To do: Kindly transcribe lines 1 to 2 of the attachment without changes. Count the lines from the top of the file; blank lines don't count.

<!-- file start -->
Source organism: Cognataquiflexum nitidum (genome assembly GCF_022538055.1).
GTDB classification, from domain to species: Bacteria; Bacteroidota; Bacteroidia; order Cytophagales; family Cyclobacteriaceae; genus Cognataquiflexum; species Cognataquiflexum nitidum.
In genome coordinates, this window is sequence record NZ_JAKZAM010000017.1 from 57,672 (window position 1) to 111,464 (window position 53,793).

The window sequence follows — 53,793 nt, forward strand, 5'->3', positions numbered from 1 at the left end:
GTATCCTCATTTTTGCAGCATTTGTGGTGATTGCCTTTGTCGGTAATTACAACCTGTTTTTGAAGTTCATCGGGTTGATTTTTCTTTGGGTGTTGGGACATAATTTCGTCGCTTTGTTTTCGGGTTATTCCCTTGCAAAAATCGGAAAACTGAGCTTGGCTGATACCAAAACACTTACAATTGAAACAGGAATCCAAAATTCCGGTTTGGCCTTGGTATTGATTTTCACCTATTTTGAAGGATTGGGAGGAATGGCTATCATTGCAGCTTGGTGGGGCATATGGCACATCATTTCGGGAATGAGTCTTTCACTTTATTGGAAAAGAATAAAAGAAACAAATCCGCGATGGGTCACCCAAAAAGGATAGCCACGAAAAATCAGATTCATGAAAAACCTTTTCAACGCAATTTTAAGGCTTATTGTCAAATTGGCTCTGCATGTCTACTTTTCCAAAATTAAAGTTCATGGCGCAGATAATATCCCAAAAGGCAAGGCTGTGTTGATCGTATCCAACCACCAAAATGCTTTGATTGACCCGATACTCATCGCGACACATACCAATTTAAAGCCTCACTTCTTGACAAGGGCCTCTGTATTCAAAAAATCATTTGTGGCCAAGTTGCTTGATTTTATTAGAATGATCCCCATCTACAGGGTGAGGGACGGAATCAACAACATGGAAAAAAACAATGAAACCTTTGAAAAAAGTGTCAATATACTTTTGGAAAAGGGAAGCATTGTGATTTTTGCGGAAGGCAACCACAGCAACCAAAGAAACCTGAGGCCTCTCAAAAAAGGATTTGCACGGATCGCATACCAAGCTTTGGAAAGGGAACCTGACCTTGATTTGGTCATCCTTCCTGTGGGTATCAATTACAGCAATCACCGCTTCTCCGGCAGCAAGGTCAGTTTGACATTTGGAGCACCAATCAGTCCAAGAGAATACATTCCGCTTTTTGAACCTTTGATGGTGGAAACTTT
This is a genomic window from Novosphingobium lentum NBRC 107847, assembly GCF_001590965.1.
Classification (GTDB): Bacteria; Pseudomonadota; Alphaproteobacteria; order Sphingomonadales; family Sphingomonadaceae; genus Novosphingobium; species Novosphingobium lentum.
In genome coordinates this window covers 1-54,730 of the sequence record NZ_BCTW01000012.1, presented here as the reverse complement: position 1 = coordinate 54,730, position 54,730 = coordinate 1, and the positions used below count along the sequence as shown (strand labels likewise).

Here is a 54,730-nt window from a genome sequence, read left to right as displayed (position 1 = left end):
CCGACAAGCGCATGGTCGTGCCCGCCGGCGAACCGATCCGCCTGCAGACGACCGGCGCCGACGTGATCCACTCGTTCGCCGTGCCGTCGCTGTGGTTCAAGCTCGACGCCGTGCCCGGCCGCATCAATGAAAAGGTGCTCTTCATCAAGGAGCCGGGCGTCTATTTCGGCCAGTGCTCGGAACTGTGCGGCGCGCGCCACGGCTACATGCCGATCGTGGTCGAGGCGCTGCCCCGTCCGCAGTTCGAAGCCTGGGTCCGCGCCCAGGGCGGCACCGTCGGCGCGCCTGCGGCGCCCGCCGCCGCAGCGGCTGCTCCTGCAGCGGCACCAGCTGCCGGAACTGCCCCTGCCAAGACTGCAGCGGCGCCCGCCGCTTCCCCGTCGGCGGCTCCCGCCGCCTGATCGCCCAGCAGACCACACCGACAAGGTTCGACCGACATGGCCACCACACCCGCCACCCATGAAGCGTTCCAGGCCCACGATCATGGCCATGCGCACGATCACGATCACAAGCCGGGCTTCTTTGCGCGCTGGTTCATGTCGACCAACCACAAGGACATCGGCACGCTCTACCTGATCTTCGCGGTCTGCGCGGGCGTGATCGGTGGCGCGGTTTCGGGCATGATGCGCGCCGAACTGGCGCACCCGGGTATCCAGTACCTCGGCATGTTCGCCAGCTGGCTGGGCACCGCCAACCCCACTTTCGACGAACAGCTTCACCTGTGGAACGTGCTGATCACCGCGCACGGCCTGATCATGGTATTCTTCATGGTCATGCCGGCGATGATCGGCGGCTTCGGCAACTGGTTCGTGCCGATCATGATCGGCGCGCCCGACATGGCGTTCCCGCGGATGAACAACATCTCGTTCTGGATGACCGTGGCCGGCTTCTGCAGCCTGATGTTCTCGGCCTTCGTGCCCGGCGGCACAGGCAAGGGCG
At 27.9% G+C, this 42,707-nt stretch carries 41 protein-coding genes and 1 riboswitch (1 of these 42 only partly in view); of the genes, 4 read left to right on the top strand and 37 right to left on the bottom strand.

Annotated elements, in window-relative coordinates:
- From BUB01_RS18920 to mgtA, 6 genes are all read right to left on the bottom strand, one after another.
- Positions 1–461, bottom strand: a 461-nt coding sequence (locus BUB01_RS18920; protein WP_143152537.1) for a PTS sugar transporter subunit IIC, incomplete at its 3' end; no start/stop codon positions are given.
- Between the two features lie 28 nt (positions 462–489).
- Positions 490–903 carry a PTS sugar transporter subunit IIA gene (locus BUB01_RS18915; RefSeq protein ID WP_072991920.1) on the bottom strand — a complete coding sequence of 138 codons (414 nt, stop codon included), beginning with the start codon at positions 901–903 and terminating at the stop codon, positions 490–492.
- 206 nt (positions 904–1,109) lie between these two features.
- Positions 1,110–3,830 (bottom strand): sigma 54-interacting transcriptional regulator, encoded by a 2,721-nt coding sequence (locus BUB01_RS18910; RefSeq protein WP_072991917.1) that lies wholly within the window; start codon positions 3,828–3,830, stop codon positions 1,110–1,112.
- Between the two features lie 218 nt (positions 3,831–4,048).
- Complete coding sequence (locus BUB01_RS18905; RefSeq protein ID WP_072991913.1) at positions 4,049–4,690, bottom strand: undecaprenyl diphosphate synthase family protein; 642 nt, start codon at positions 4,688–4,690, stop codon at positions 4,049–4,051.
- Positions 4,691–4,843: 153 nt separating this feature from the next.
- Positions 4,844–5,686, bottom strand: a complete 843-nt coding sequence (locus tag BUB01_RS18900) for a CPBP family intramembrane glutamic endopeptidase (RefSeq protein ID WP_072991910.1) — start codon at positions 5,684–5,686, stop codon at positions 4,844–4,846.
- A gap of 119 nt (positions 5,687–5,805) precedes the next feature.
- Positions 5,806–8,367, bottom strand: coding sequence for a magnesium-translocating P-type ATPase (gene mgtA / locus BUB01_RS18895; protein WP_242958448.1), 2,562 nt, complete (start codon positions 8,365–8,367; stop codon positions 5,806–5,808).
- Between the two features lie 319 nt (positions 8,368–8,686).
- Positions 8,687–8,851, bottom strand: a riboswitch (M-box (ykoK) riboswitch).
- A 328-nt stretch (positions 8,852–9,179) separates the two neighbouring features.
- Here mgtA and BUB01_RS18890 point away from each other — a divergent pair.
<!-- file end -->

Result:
Source organism: Cognataquiflexum nitidum (genome assembly GCF_022538055.1).
GTDB classification, from domain to species: Bacteria; Bacteroidota; Bacteroidia; order Cytophagales; family Cyclobacteriaceae; genus Cognataquiflexum; species Cognataquiflexum nitidum.